236 Hurumzi Street
Stone Town , Zanzibar
Tel: 255 77 742 3266
One of the most romantic hotels in Africa, 236 Hurumzi offers an immersion into the heady exoticism traditionally associated with Zanzibar. There's no pool, and the rooms lack modern conveniences like phones; instead, your unit is filled with original Zanzibar antiques, and you sleep in a regal bed draped with mosquito nets, piled with richly embroidered pillows, and scattered with jasmine flowers. Each of the 16 rooms is unique: The gigantic Ballroom has a wood-carved balcony running its length; the Keep Suite has its own tea house in a turret on the roof. Breakfast, included in the price, is served buffet-style in the rooftop restaurant, accompanied by stunning views of the Indian Ocean. A six-room annex at 240 Hurumzi, added in 2008, offers the same opulent sultan's style but with shared kitchen facilities—perfect for anyone looking to try their hand at grilling up a fresh catch from the market.
Closed in May.
Chumbe Island , Zanzibar
Tel: 255 24 223 1040
Escape from traffic, phones, TV, and e-mail on idyllic Chumbe Island. Guests retreat from civilization in palm-thatched bungalows right by the ocean, though this isn't exactly roughing it: Bathrooms have hot and cold water, and the rooms are decorated with African fabrics, traditional art, and hand-carved furniture. The eco-friendly accommodations use solar power, organic soap, and filtered rainwater. At night, dine under a palm-thatched roof, next door to the small mosque built for the lighthouse keepers nearly 100 years ago. The price includes boat transfers to the island from the beach of the Mbweni Ruins Hotel, as well as full board, plus guided nature walks and snorkeling excursions on the Reef Sanctuary.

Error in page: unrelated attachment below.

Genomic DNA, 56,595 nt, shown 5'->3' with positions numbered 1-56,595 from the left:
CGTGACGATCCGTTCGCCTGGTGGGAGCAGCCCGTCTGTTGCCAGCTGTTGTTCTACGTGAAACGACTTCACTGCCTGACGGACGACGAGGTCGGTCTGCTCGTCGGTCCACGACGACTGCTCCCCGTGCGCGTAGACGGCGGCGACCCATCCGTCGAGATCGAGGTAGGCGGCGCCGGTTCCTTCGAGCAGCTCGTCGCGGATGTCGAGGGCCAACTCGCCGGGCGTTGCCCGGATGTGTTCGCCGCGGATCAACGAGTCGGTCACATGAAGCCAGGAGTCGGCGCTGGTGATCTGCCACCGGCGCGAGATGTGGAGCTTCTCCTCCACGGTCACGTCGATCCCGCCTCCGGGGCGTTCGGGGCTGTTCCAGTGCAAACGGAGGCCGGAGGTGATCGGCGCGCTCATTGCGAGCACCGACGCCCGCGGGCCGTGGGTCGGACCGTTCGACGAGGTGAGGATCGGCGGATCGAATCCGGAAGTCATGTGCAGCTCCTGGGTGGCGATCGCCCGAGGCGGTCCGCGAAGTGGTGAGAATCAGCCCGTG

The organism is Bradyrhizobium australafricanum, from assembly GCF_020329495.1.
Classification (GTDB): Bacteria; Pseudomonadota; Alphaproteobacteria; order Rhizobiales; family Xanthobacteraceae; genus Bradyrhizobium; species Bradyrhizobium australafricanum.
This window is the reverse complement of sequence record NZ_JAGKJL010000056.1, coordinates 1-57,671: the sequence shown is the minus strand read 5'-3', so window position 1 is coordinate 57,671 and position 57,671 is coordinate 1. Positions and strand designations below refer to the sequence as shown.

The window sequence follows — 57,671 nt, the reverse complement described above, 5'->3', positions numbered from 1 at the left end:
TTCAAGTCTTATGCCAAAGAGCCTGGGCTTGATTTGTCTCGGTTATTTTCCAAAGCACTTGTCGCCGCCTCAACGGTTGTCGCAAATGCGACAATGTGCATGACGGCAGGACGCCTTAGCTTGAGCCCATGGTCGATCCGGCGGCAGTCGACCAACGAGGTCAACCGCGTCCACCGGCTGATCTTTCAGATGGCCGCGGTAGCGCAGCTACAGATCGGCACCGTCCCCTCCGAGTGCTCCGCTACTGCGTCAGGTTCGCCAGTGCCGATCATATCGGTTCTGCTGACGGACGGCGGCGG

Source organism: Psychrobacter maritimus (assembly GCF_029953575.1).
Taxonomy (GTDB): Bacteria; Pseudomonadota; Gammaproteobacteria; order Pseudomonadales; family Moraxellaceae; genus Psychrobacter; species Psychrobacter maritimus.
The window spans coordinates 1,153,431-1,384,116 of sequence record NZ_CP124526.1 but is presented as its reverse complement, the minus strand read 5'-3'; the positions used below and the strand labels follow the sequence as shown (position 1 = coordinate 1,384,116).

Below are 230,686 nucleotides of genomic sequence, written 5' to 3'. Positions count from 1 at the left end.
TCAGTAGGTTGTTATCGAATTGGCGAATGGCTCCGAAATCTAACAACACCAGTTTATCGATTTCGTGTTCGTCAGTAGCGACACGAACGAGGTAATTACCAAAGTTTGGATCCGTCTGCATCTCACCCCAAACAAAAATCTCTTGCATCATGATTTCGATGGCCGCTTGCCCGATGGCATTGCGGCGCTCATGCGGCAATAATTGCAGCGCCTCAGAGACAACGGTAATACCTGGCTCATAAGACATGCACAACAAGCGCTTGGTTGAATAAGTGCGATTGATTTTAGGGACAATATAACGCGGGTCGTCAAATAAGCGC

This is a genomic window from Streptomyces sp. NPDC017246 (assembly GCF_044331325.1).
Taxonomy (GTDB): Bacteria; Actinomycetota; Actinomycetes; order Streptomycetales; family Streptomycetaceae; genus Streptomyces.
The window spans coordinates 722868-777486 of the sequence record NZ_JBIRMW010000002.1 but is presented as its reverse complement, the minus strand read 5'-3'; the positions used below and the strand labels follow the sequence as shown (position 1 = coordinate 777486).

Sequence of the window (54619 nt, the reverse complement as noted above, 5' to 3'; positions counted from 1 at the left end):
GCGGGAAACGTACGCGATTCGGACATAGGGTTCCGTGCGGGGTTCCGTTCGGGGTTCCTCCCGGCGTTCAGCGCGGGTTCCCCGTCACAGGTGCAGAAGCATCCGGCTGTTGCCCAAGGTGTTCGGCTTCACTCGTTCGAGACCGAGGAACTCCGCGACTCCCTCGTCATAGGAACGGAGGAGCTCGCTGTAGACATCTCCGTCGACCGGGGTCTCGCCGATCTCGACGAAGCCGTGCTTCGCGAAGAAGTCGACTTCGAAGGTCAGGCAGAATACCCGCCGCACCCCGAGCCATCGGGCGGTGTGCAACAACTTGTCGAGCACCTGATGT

Pemba Island , Zanzibar
Tel: 255 77 743 8668
Fundu Lagoon is nothing if not remote: You'll have to take a plane, car, and boat from Stone Town just to reach its secluded stretch of sand on Pemba Island. All the better for the A-list types drawn to British fashion designer Ellis Flyte's eco-chic vibe. The 18 hill- and beachside bungalows are well spaced for maximum privacy, linked by a network of sandy paths winding through the jungle. Rooms are stylish but understated, with dark hardwood floors, crisp white linens, and cushy king-size beds. The four massive superior suites, with private plunge pools and split-level, open-air common areas, are the perfect honeymoon hideaways. But despite all the canoodling couples, the vibe around Fundu stays lively. Most guests are happy to mingle on the jetty bar—or sip cocktails by the hilltop infinity pool—before retiring to their evening seclusion. Decadent seafood dinners are served in the breezy, thatched-roof restaurant. You're likely to work up an appetite through the range of activities on offer, from sailing to fishing to kayaking. In addition, Pemba lies at the heart of some of the world's top dive sites. The on-site PADI-certified dive shop offers a range of courses and excursions to help you explore them.
Closed mid-April through mid-June.
Tel: 255 24 223 1954
Located on the quiet northern coast of Zanzibar, Kilindi is a tranquil place to round out your time in Tanzania after the excitement of a safari or a Kilimanjaro climb. Antique Zanzibari doors lead to 15 private pavilions, which include a bedroom with panoramic views of the Indian Ocean, a lounge, a dining area, a sundeck, an open-air bathroom, and two plunge pools. The white domes of the pavilions add a touch of whimsy to the landscape, deflect the sun, and collect rain for watering the 52-acre grounds. Much of the produce that chef Richie Tewnion (formerly of Jamie Oliver's Fifteen) pairs with local seafood is grown organically at the hotel; other plantings are designed to attract tropical birds and colorful butterflies. Keep in mind that Kilindi is an hour and a half outside Stone Town—if you're hoping to explore the city's restaurants and markets, book a hotel that's closer to town, such as the Zanzibar Serena Inn. Collen Clark
Mnemba Island , Zanzibar
Tel: 888 882 3742